Restrictions on the Parallel Importation of Books
The Commission’s final report on the parallel importation of books into Australia, released on 14 July, recommends removal of the current restrictions, with the industry having a period of three years to adjust before the changes take effect. The restrictions prevent Australian booksellers from importing commercial quantities of legitimately produced copies of a book from overseas, when a publisher with ‘Australian rights’ can supply the title. The Commission undertook extensive analysis of international book prices and concluded that the restrictions create upward pressure on local book prices. This effect will vary across book genres and over time, and can be substantial. On releasing the report, the Commission’s Deputy Chairman Michael Woods said: ‘having considered the industry’s feedback on the draft report, and undertaken further analysis, the Commission found the case for repealing the restrictions compelling. Consumers pay higher prices for books, regardless of their cultural significance, and more of the benefits flow to overseas authors and publishers than to local writers. Coupled with improved subsidy arrangements to address the cultural issues, the reforms will benefit the community overall.’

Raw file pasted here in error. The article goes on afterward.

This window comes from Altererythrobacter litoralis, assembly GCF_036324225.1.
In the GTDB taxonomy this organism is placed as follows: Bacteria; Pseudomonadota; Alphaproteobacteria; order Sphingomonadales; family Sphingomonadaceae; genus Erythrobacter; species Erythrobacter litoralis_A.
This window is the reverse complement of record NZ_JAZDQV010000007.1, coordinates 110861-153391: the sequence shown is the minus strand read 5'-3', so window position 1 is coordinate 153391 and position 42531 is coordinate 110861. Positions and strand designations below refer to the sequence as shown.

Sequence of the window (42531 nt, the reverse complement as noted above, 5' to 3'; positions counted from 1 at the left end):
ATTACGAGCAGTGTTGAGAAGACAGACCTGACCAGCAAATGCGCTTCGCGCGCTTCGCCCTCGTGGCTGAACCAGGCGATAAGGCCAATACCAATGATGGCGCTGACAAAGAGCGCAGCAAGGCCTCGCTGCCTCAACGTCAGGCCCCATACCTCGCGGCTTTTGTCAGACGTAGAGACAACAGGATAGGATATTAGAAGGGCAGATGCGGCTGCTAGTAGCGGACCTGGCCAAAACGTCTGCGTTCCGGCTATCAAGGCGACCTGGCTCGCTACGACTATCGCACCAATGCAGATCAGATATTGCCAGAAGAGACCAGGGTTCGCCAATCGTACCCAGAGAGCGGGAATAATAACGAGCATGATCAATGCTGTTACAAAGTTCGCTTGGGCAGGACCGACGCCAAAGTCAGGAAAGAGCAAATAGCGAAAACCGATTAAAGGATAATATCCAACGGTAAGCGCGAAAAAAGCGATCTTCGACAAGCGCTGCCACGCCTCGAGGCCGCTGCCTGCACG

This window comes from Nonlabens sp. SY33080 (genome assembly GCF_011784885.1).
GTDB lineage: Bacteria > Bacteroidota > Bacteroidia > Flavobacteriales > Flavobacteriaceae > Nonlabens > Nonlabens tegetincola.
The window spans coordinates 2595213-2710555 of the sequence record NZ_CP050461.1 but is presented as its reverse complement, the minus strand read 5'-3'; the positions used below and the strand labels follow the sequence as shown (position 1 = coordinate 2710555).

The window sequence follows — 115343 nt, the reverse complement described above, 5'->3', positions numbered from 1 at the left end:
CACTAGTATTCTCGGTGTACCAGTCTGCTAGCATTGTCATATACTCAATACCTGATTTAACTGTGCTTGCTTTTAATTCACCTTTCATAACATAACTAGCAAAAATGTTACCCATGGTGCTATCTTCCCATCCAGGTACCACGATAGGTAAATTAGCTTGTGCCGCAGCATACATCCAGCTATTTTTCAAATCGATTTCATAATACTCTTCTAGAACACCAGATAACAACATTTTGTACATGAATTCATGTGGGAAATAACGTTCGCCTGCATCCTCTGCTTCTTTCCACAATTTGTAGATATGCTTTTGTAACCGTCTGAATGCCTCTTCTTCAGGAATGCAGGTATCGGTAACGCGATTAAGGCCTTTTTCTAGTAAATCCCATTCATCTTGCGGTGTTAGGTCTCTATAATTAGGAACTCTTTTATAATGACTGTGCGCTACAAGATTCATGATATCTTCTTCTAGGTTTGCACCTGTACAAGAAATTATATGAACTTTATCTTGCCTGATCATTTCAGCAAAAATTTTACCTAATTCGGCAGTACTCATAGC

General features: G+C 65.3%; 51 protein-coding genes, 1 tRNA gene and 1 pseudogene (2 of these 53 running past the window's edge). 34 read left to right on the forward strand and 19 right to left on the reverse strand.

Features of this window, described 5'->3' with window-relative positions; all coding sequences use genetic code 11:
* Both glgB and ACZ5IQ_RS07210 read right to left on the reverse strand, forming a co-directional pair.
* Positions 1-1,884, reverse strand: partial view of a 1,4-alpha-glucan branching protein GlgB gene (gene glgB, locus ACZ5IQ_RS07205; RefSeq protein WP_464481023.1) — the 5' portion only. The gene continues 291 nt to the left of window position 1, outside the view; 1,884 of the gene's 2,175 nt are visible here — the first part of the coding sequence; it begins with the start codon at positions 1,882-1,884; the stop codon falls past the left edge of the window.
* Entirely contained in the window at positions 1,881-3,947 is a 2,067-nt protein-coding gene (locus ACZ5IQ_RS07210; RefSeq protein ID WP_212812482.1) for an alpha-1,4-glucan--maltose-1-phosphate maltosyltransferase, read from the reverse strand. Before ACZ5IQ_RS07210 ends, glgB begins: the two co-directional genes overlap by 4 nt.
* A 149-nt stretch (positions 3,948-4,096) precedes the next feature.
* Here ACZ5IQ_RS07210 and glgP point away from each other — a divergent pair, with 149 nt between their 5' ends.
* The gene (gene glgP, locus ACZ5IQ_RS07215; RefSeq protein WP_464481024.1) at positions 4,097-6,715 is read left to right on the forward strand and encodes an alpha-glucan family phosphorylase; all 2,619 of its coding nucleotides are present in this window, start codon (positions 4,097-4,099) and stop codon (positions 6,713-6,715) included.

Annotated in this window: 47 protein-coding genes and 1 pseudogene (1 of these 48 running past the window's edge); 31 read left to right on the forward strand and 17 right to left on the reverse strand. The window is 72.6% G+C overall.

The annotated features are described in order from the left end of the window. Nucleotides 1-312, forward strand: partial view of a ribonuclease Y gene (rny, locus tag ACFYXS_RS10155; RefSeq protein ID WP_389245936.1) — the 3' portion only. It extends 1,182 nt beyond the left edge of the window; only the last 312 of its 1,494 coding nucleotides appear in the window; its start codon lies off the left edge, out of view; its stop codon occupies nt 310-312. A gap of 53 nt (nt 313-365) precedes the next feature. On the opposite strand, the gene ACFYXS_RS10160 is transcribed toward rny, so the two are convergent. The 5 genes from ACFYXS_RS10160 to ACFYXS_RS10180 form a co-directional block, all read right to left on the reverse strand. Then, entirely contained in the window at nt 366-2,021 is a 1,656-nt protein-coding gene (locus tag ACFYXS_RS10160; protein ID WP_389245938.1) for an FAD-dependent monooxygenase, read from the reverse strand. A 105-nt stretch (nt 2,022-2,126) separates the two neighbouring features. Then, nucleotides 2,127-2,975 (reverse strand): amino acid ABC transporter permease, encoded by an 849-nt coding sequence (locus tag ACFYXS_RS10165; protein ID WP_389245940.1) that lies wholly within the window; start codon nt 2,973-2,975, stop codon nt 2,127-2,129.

|This book is provided by Productivity Commission, Government of Australia in its series Research Reports with number 34 and published in 2009.|
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